By Bryan Fischer
Follow me on Twitter: @BryanJFischer, on Facebook at “Focal Point”
Clayton Lockett died an agonizing death. He was supposed to die from lethal injection, but when his veins collapsed after he had received just one of the three required chemicals, things went terribly wrong. After writhing in excruciating pain, he died of a heart attack some 43 minutes later.
Let’s compare his suffering with that of his victim. Stephanie Neiman was just one month out of high school when she and a friend dropped by the home of Bobbie Bornt. In a case of tragic timing, they arrived just as Clayton Lockett and two accomplices were trying to collect some money Bornt owed them.
Neiman’s friend was pulled into the house and hit in the face with a shotgun. With a gun to her head, she called Stephanie to come in. When Stephanie entered the house, she too was hit in the face with a shotgun.
The two young women were bound with duct tape, and Stephanie was forced to watch as all three thugs sodomized her friend. Then they were driven to a rural location, where Stephanie was shot twice in the chest because she would not surrender her keys and the alarm code for the truck.
Then she was buried alive.
As grisly as Lockett’s death was, he did not suffer nearly as much as his victim. His death was gruesome but just. If the punishment is to fit the crime, his supporters have no real reason to complain. He justly received the death penalty for his unconscionable crime, and die he did.
If Stephanie had only two choices, I’m quite sure she would prefer to die the way Lockett died rather than the way she died.
It must be added that no one supports the practice of agonizing executions, and they are rightly proscribed in our Constitution. Lockett’s ghastly death was accidental, not intentional. An execution should be humane and swift. (Death by firing squad remains the most humane of all the methods. The criminal is dead before his body has time to register pain.)
This sordid business naturally raises the question of whether the death penalty itself is indeed just. The answer from Scripture is an unequivocal yes.
God himself authorizes the use of the death penalty in Genesis 9:5-6:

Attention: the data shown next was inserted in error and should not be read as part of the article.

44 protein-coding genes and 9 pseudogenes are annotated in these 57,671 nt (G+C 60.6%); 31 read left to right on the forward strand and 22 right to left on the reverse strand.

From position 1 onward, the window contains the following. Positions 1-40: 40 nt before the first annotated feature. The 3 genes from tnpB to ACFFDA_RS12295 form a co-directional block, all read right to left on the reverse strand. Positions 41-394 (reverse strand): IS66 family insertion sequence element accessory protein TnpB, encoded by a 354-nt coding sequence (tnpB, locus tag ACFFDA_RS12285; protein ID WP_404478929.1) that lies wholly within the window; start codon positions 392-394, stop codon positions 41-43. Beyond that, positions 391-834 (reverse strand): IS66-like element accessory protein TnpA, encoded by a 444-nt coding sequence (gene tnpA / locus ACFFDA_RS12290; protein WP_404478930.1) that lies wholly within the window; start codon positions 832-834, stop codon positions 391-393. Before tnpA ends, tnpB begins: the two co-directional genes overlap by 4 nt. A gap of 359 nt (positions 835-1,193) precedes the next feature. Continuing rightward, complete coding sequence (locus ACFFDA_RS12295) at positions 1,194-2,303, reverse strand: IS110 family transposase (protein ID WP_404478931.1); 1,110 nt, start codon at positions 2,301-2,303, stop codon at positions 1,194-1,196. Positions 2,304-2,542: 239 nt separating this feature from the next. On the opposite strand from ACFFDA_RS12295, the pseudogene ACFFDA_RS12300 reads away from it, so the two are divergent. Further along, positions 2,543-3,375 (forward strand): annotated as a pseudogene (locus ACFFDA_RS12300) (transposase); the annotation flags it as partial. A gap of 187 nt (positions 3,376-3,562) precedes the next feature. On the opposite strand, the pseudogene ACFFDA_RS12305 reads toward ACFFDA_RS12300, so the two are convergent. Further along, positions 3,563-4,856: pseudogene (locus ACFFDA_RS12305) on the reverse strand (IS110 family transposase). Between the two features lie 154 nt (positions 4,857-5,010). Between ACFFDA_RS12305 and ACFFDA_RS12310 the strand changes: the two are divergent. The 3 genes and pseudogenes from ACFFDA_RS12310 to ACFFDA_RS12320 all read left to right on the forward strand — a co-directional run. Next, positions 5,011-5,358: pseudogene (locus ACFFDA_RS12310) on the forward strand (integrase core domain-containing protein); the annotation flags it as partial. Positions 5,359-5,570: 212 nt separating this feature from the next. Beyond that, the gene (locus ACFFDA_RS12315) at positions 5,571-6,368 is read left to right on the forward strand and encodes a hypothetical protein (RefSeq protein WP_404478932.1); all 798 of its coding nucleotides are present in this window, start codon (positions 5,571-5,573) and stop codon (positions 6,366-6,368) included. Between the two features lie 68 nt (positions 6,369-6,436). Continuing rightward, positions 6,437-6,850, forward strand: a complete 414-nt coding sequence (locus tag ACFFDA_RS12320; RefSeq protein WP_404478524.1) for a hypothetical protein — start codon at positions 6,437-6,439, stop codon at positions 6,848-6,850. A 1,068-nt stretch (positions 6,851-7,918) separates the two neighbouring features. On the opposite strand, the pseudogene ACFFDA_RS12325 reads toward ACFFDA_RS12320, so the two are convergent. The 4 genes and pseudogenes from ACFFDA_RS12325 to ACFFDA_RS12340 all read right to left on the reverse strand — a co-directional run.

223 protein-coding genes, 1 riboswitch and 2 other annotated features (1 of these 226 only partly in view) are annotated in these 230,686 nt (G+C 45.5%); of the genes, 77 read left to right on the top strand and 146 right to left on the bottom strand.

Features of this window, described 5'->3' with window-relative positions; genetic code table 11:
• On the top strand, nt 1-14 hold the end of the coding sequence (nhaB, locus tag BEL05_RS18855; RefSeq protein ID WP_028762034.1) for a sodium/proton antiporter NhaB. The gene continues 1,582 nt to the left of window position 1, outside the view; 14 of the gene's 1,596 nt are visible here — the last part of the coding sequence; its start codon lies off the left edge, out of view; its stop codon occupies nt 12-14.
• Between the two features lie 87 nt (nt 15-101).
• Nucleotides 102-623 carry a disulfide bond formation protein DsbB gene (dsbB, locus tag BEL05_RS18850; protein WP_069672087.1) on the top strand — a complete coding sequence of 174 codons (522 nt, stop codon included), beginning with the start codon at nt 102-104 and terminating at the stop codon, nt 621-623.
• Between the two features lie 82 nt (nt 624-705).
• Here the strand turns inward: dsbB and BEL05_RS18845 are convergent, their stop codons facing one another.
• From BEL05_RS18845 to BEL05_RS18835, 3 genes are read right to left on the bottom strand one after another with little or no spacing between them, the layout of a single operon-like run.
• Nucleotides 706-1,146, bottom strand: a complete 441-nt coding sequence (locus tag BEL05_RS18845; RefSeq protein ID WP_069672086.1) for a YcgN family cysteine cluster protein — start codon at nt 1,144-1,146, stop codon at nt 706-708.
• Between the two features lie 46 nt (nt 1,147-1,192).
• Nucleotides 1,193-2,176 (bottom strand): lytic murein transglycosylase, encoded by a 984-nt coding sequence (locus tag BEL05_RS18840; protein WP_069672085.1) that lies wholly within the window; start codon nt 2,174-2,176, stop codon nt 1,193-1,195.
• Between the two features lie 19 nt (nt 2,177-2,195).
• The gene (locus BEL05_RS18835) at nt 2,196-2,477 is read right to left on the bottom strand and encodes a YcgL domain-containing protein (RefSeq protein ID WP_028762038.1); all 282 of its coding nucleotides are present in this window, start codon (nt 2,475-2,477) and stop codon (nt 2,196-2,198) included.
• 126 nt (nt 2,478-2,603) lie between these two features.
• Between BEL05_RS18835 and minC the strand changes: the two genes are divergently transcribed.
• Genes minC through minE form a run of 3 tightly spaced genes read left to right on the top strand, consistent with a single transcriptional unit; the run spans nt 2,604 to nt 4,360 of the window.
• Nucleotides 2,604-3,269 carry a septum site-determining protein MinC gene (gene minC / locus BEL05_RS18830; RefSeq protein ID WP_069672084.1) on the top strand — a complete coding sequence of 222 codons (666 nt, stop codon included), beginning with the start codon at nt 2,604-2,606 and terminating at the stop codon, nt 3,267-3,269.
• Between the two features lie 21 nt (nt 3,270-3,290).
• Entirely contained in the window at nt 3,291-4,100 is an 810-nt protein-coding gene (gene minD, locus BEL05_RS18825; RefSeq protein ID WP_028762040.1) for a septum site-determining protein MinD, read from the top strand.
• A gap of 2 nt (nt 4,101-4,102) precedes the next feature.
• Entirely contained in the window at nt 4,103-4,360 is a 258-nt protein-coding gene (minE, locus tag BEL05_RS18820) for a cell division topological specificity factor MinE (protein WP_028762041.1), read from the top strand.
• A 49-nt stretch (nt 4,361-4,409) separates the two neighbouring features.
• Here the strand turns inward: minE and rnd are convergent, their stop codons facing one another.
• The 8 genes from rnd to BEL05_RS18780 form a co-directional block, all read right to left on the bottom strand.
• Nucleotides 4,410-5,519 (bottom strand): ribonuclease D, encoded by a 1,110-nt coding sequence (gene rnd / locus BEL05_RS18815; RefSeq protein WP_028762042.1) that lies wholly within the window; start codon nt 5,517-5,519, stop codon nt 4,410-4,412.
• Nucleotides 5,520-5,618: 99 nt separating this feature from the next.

“From his fellow man I will require a reckoning for the life of man. Whoever sheds the blood of man, by man shall his blood be shed, for God made man in his own image.”
Here God delegates his own authority to man, in the form of civil government, to execute murderers. Capital punishment had been forbidden by God prior to the flood, so man could see what a world without the death penalty - a liberal paradise - would look like. With no justice to restrain evil, it was not long before “the wickedness of man was great in the earth, and...every intention of the thoughts of his heart was only evil all the time” (Genesis 6:5).
It’s worth noting in passing that the Sixth Commandment is not a prohibition against all killing but rather a prohibition against homicide. All modern translations read “You shall not murder” rather than “You shall not kill.” Since the very next chapter in the Bible, Exodus 21, contains a list of no less than four crimes that require the perpetrator to be “put to death,” it’s clear that Exodus 20:13 does not prohibit capital punishment.
Lest we think capital punishment is only an Old Testament concept, the authorization to civil government to carry out this ultimate form of justice is renewed in the New Testament. There we are told, in Romans 13, that civil government, which is “instituted by God” (v.1)“does not bear the sword in vain” (v.4).
Now the sword, quite obviously, is an instrument of lethal force. And for what purpose does civil authority bear the sword? He is “the servant of God, an avenger who carries out God’s wrath on the wrongdoer” (v. 5). When the state uses authority delegated to it by God himself to punish those who infringe on the right to life, liberty and property, God’s justice is being carried out. If such justice is administered fairly and speedily, there is no need for the ordinary citizen to take justice into his own hands, and society can be peaceful and orderly.
Bottom line: Clayton Lockett’s death should not lead us to re-examine the death penalty, only the way it’s carried out. The death penalty for cold-blooded murder was right in the days of Noah and it is right today.
(Unless otherwise noted, the opinions expressed are the author’s and do not necessarily reflect the views of the American Family Association or American Family Radio.)